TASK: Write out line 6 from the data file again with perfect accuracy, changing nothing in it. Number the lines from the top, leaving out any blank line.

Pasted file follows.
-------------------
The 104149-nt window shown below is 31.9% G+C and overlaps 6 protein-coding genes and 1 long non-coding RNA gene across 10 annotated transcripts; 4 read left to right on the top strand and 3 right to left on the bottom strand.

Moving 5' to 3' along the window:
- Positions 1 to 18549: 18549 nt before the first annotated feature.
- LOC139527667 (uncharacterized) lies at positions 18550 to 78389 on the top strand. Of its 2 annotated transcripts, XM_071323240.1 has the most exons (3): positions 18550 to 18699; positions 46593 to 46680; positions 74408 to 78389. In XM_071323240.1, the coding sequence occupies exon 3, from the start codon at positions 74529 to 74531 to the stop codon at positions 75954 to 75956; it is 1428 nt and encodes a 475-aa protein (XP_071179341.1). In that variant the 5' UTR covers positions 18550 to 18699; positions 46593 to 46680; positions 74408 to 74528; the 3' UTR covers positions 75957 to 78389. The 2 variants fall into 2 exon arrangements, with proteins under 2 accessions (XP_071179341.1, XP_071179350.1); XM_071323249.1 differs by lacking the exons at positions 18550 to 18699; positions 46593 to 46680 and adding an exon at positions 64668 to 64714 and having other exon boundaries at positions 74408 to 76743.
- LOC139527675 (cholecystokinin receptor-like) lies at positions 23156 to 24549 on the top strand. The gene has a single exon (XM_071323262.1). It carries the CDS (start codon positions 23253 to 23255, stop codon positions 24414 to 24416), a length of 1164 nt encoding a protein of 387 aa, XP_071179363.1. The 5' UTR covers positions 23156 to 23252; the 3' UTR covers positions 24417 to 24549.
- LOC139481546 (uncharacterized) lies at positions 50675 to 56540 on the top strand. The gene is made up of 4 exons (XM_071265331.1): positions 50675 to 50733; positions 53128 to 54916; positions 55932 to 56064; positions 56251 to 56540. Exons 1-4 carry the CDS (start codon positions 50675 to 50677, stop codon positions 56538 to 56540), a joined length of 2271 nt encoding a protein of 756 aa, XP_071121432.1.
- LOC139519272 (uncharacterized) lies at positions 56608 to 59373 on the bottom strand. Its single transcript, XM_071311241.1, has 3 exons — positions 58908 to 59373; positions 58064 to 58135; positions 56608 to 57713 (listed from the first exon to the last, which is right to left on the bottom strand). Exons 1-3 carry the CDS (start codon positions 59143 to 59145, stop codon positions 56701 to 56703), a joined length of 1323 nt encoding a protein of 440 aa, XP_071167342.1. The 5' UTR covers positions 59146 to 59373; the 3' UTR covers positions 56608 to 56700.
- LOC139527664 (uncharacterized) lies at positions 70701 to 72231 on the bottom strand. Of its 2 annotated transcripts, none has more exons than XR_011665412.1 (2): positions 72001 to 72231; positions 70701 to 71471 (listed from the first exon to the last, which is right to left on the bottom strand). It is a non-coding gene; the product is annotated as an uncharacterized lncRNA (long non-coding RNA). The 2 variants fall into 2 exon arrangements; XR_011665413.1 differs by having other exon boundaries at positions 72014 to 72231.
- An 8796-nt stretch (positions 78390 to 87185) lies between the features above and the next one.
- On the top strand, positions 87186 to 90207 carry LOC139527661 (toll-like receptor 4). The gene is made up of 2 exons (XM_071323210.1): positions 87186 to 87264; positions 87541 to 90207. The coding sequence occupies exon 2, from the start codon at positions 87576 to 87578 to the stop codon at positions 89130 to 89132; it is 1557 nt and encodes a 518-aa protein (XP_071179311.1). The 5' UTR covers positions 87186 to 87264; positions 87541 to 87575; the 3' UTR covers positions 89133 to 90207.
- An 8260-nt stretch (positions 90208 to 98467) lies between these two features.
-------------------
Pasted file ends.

- LOC139481546 (uncharacterized) lies at positions 50675 to 56540 on the top strand. The gene is made up of 4 exons (XM_071265331.1): positions 50675 to 50733; positions 53128 to 54916; positions 55932 to 56064; positions 56251 to 56540. Exons 1-4 carry the CDS (start codon positions 50675 to 50677, stop codon positions 56538 to 56540), a joined length of 2271 nt encoding a protein of 756 aa, XP_071121432.1.